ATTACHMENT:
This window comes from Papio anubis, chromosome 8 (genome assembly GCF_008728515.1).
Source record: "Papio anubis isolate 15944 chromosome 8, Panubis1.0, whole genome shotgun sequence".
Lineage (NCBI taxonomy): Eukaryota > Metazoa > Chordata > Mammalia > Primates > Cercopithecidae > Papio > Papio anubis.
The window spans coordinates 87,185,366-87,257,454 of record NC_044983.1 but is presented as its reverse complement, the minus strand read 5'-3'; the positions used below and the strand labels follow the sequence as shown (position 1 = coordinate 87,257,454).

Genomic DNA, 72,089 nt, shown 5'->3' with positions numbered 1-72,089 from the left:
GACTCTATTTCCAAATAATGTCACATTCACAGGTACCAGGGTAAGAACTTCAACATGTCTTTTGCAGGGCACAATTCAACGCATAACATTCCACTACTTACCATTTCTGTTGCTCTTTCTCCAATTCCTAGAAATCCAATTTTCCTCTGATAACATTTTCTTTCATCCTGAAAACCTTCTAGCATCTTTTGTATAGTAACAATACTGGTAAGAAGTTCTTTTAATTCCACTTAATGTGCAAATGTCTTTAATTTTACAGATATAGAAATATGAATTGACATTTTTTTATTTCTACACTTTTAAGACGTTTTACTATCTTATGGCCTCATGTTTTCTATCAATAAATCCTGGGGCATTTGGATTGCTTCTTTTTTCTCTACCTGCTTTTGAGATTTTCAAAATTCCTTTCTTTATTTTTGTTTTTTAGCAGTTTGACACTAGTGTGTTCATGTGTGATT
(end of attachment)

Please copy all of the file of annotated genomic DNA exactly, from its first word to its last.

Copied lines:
This window comes from Papio anubis, chromosome 8 (genome assembly GCF_008728515.1).
Source record: "Papio anubis isolate 15944 chromosome 8, Panubis1.0, whole genome shotgun sequence".
Lineage (NCBI taxonomy): Eukaryota > Metazoa > Chordata > Mammalia > Primates > Cercopithecidae > Papio > Papio anubis.
The window spans coordinates 87,185,366-87,257,454 of record NC_044983.1 but is presented as its reverse complement, the minus strand read 5'-3'; the positions used below and the strand labels follow the sequence as shown (position 1 = coordinate 87,257,454).

Genomic DNA, 72,089 nt, shown 5'->3' with positions numbered 1-72,089 from the left:
GACTCTATTTCCAAATAATGTCACATTCACAGGTACCAGGGTAAGAACTTCAACATGTCTTTTGCAGGGCACAATTCAACGCATAACATTCCACTACTTACCATTTCTGTTGCTCTTTCTCCAATTCCTAGAAATCCAATTTTCCTCTGATAACATTTTCTTTCATCCTGAAAACCTTCTAGCATCTTTTGTATAGTAACAATACTGGTAAGAAGTTCTTTTAATTCCACTTAATGTGCAAATGTCTTTAATTTTACAGATATAGAAATATGAATTGACATTTTTTTATTTCTACACTTTTAAGACGTTTTACTATCTTATGGCCTCATGTTTTCTATCAATAAATCCTGGGGCATTTGGATTGCTTCTTTTTTCTCTACCTGCTTTTGAGATTTTCAAAATTCCTTTCTTTATTTTTGTTTTTTAGCAGTTTGACACTAGTGTGTTCATGTGTGATT